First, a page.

year zero: day minus two

I swore I’d be smarter about things since the Beginning of the End, but how many warnings have I already ignored? How many of my own rules have I already broken? If these end up as my last words, understand this: I died from my own stupidity.

First of all, never leave home. I was pretty safe in my brick Brooklyn fort, but still I packed up the car and drove 666 miles south to the mountains of North Carolina. It’s crazy but I know I’m needed here. If Photography is going to live on through these survivors – what the hell, if Art and Beauty too – then I’ve decided it’s I who will lead them. Rule one, broken…

Second of all, if it seems dangerous, it probably is. There is still too much about the Zombie Apocalypse that’s being covered up, I know. What is wrong with these people? “Isolated outbreaks”… “The worst is over…” “We have already begun to rebuild…” It’s ridiculous, and false, and scarier than anything. I’ve heard Washington has already fallen, the zombies parading on television even, as if everything is ok. No way was I going to drive on I-95 through the middle of _that_. I headed west and gave it as wide a berth as I could. The problem was, I was blatantly ignoring some obvious signs. Just as I was getting on the road, my meeting with the Community Leaders here was almost postponed, due to The Architect coming down with the “flu.” (Are you kidding me?) And yet, I came anyway.

I had plenty of chances to turn around, too, as if Someone were really trying to make it clear that I was being foolish: the “accident” that completely closed long stretches of I-78, for instance. I took an enormous detour around it all, speeding through country hillsides trying not to imagine the screaming and the carnage of what was surely a frightening rampage. Later, I almost ran out of gas, and as dusk fell I found myself lost on small shadowed roads in a panic, hoping not to see anything shuffling in the dark. Hell, even as I was trying to leave the house, my cat got sick. Are there Cat Zombies yet? I don’t think I want to know.

I did end up making it to the mountains without incident, having slept a few hours locked in my car at a rest stop. I knew how to be safe – totally covered in a blanket, the new car smell masking from any marauders the scent of living flesh – but it was hardly a restful sleep. Nevertheless, the last winding curves up the hill to Penland can always swell my heart, and this time they did even more. This place has been home to me so many times, for so many years. I have worked here, and loved here, and I have been my best self here. If the world ends now, I can think of nowhere else I’d rather be.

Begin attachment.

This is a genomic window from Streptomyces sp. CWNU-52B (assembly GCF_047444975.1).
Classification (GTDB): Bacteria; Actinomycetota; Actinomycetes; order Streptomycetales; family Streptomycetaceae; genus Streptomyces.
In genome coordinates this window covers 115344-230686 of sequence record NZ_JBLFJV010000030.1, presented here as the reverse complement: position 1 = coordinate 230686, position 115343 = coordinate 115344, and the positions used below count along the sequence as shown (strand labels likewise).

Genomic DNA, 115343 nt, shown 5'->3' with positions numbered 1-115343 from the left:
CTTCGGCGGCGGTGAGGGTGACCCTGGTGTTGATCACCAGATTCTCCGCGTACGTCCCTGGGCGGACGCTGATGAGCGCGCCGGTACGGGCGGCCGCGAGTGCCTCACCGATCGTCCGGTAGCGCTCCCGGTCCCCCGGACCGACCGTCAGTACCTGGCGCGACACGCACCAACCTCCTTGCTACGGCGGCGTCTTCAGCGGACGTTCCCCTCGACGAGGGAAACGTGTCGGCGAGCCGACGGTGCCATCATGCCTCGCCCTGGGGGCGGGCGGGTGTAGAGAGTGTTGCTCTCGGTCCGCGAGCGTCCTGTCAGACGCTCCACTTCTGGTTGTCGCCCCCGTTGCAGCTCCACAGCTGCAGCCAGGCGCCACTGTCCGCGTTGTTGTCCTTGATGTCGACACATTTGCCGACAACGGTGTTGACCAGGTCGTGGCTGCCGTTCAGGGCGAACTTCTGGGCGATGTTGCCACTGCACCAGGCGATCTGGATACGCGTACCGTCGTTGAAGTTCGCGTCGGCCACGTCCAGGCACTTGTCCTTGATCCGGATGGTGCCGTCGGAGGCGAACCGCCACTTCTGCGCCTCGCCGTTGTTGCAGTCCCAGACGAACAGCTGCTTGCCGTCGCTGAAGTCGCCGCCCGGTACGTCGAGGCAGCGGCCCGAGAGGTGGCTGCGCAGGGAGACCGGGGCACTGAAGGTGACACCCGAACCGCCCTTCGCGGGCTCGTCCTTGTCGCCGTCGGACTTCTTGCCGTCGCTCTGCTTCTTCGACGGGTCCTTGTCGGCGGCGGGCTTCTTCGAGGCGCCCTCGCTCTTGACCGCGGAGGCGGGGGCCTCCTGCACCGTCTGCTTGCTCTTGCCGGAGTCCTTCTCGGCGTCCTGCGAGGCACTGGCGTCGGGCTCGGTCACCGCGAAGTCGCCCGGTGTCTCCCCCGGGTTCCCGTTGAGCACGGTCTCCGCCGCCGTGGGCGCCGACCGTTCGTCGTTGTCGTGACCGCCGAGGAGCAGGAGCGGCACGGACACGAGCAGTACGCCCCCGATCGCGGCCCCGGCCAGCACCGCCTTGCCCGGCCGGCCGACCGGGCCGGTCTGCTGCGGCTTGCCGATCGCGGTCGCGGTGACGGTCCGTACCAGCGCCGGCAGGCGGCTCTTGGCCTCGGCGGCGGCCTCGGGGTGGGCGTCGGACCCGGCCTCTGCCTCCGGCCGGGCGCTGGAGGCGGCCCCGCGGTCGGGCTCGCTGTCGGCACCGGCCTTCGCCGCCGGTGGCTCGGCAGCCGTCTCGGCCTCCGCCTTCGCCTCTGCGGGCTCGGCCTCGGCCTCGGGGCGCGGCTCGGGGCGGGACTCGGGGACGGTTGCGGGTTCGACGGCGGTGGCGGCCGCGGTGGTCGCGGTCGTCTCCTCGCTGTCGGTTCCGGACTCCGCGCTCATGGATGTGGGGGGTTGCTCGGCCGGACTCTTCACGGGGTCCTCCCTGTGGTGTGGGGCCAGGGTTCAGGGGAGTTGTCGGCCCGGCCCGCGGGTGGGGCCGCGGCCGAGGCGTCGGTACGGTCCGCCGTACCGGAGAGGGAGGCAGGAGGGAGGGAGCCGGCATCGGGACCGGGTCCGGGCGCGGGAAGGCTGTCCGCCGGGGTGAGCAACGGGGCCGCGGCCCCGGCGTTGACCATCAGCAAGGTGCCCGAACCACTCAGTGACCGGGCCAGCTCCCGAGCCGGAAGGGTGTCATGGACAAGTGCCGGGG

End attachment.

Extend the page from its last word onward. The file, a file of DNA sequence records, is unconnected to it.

The meeting went well, though I was wary. I sat well away from The Architect as he spoke about building the future. He didn’t seem to have any of the usual Symptoms – no sluggishness, no sweats – nor could I see any dark bruises or bites, but they could have been hidden. That’s the problem with the coming of Fall. The cold weather means festering flesh is covered up, that first telltale stench blending in with the general autumnal decay. More to worry about… In the end, I think he’s probably not Bitten, but it’s good to be reminded to be careful.

The Coordinator was also at the meeting, and once she and I could be alone and walk in the bright sun towards the studio, I could finally relax. The studio was a disaster, she said, and it was possible there was still Something locked in there. Oddly enough, she didn’t seemed worried at all. I know I’ll rely on her strength for the week to come. For now, I’m going to pile up the desks outside and nail the door shut while we prepare. I would have to wait for my own team of Survivors to arrive before we’d dare go in.

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